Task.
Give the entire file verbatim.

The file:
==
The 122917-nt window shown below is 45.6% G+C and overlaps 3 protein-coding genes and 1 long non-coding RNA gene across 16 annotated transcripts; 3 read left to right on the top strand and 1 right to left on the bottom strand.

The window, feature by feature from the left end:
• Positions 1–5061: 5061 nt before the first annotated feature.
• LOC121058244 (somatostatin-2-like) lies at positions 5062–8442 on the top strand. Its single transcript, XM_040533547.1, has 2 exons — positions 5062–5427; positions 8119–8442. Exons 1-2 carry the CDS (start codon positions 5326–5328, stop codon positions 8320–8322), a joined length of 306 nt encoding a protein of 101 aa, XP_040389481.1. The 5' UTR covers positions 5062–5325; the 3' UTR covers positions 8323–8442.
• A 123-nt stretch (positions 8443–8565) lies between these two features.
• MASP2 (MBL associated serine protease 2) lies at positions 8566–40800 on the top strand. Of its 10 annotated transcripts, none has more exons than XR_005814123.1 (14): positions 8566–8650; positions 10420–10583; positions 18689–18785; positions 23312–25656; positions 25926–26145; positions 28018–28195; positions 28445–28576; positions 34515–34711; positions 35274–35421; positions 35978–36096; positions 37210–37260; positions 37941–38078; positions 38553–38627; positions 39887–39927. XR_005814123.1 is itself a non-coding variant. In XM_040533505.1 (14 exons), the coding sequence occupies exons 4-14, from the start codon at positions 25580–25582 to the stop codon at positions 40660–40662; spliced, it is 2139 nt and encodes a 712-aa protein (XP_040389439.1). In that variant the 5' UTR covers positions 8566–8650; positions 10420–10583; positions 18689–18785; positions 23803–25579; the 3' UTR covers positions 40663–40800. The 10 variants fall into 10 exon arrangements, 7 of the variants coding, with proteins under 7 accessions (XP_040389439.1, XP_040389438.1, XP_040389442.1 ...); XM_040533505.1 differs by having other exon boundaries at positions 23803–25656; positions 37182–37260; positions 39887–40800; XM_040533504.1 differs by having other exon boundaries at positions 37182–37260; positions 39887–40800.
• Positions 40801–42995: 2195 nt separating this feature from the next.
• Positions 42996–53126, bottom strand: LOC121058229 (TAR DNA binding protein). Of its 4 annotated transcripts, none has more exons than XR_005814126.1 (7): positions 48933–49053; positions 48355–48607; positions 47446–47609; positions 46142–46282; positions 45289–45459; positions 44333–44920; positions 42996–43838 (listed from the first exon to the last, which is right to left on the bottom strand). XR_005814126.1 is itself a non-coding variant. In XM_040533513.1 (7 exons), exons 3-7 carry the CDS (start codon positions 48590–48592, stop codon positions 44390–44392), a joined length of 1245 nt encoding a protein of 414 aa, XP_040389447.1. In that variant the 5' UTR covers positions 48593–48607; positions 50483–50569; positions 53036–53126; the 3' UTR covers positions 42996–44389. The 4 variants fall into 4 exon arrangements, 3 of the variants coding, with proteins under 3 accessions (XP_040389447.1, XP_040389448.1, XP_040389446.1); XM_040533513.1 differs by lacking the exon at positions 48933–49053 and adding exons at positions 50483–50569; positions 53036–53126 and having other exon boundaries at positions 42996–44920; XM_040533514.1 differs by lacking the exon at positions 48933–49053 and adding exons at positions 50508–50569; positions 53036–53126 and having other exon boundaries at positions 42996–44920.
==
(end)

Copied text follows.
The 122917-nt window shown below is 45.6% G+C and overlaps 3 protein-coding genes and 1 long non-coding RNA gene across 16 annotated transcripts; 3 read left to right on the top strand and 1 right to left on the bottom strand.

The window, feature by feature from the left end:
• Positions 1–5061: 5061 nt before the first annotated feature.
• LOC121058244 (somatostatin-2-like) lies at positions 5062–8442 on the top strand. Its single transcript, XM_040533547.1, has 2 exons — positions 5062–5427; positions 8119–8442. Exons 1-2 carry the CDS (start codon positions 5326–5328, stop codon positions 8320–8322), a joined length of 306 nt encoding a protein of 101 aa, XP_040389481.1. The 5' UTR covers positions 5062–5325; the 3' UTR covers positions 8323–8442.
• A 123-nt stretch (positions 8443–8565) lies between these two features.
• MASP2 (MBL associated serine protease 2) lies at positions 8566–40800 on the top strand. Of its 10 annotated transcripts, none has more exons than XR_005814123.1 (14): positions 8566–8650; positions 10420–10583; positions 18689–18785; positions 23312–25656; positions 25926–26145; positions 28018–28195; positions 28445–28576; positions 34515–34711; positions 35274–35421; positions 35978–36096; positions 37210–37260; positions 37941–38078; positions 38553–38627; positions 39887–39927. XR_005814123.1 is itself a non-coding variant. In XM_040533505.1 (14 exons), the coding sequence occupies exons 4-14, from the start codon at positions 25580–25582 to the stop codon at positions 40660–40662; spliced, it is 2139 nt and encodes a 712-aa protein (XP_040389439.1). In that variant the 5' UTR covers positions 8566–8650; positions 10420–10583; positions 18689–18785; positions 23803–25579; the 3' UTR covers positions 40663–40800. The 10 variants fall into 10 exon arrangements, 7 of the variants coding, with proteins under 7 accessions (XP_040389439.1, XP_040389438.1, XP_040389442.1 ...); XM_040533505.1 differs by having other exon boundaries at positions 23803–25656; positions 37182–37260; positions 39887–40800; XM_040533504.1 differs by having other exon boundaries at positions 37182–37260; positions 39887–40800.
• Positions 40801–42995: 2195 nt separating this feature from the next.
• Positions 42996–53126, bottom strand: LOC121058229 (TAR DNA binding protein). Of its 4 annotated transcripts, none has more exons than XR_005814126.1 (7): positions 48933–49053; positions 48355–48607; positions 47446–47609; positions 46142–46282; positions 45289–45459; positions 44333–44920; positions 42996–43838 (listed from the first exon to the last, which is right to left on the bottom strand). XR_005814126.1 is itself a non-coding variant. In XM_040533513.1 (7 exons), exons 3-7 carry the CDS (start codon positions 48590–48592, stop codon positions 44390–44392), a joined length of 1245 nt encoding a protein of 414 aa, XP_040389447.1. In that variant the 5' UTR covers positions 48593–48607; positions 50483–50569; positions 53036–53126; the 3' UTR covers positions 42996–44389. The 4 variants fall into 4 exon arrangements, 3 of the variants coding, with proteins under 3 accessions (XP_040389447.1, XP_040389448.1, XP_040389446.1); XM_040533513.1 differs by lacking the exon at positions 48933–49053 and adding exons at positions 50483–50569; positions 53036–53126 and having other exon boundaries at positions 42996–44920; XM_040533514.1 differs by lacking the exon at positions 48933–49053 and adding exons at positions 50508–50569; positions 53036–53126 and having other exon boundaries at positions 42996–44920.